The Trouble with Terkel (2017)

An animated re-release/recycling of a hit Danish animated film, “The Trouble with Terkel” was released in 2004, and rather than remake the original animated movie, this new version is re-released with a new title, and a hastily recorded American dub was slapped on to the film. There’s no update to the animation, no re-editing, or anything of the sort. 2004 feels like a whole other century ago, so it’s not surprising “The Trouble with Terkel” watches like a painfully outdated mess. It also doesn’t help that the producers kept all of the country’s background signs and whatnot. So when our characters are in the candy store buying “Sukkerfryd Slik” with “Fedt Nuder!” it’s impossible to not get pulled out of the paper thin narrative.

The titular Terkel is an awkward boy in a dysfunctional family who is friends with a violent kid who carries a pipe—for some reason. When he accidentally rises to popularity in school, his life becomes worse than ever, and there’s a psycho on the loose—for some reason. “The Trouble with Terkel” assumes that it can just shove a bunch of crude, violent and random humor, see what sticks to the wall, and hopefully bring all the “South Park” fans flocking. Push in a lot of offensive humor, and audiences will gasp and faint, but so many other people have beaten them to the punch by now. The height of offensiveness is that Terkel’s teacher is named Dick Balsac (Ballsack). Get it? He’s also constantly hit on by three underage girls in his class. Shield your eyes!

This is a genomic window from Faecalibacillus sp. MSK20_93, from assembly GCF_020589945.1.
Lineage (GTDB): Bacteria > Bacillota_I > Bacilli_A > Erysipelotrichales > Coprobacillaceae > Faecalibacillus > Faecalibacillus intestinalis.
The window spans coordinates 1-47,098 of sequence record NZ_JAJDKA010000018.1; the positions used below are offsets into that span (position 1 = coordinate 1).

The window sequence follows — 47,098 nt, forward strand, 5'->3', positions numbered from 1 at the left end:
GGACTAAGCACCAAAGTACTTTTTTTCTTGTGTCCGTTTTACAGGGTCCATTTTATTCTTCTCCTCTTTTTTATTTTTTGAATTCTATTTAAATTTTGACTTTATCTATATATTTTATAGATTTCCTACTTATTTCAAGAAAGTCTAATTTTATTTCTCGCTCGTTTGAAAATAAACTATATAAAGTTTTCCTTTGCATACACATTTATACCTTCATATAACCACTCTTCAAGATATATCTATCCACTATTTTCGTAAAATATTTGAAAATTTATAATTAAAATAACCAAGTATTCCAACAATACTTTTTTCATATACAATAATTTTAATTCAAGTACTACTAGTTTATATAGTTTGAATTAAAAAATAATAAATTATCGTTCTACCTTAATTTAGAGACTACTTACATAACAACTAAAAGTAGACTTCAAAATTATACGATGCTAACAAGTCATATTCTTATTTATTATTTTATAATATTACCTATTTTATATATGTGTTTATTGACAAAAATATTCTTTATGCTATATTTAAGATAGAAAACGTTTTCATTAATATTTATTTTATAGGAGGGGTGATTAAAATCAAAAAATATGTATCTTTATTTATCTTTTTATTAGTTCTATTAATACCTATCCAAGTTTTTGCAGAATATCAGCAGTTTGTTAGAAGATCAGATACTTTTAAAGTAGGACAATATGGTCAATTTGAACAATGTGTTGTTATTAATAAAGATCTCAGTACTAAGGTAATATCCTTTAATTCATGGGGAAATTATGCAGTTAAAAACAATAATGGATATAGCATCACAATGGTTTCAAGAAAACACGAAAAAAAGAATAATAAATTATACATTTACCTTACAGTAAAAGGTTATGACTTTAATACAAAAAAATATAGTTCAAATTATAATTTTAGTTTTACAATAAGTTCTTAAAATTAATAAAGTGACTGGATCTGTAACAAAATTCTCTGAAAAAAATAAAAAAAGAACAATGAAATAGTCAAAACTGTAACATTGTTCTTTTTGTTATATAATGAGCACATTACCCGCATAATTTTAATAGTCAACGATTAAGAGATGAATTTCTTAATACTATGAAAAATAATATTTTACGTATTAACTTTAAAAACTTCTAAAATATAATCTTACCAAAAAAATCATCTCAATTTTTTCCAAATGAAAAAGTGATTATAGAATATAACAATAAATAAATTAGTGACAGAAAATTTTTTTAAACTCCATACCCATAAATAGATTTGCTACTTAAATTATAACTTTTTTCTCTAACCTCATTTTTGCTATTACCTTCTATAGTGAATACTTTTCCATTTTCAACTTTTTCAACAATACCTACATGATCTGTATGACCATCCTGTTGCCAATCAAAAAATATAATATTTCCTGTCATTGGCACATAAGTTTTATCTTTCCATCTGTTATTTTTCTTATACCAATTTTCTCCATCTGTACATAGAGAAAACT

One of the things I hate about the rise in popularity of “South Park” (despite loving the show) is that everyone assumed that since the animation looked cheap, and the humor was crude, that anyone and everyone can copy its success and formula. “South Park” is crude, violent, and disgusting, but it also manages to be hilarious, and sneak in a lot of very relevant humor about social themes, political themes, and taboos that no one talks about or are too scared to confront. This is why “South Park” is still on and discussed in the media, while “Beavis and Butt Head” isn’t. Eventually the audience will outgrow poop humor and want more. Most of them, anyway. Even in 2004, “The Trouble with Terkel” would have been outright dismissed by folks that appreciate adult animation. It’s a miserable, long, abomination and a contender for the worst movie of 2017.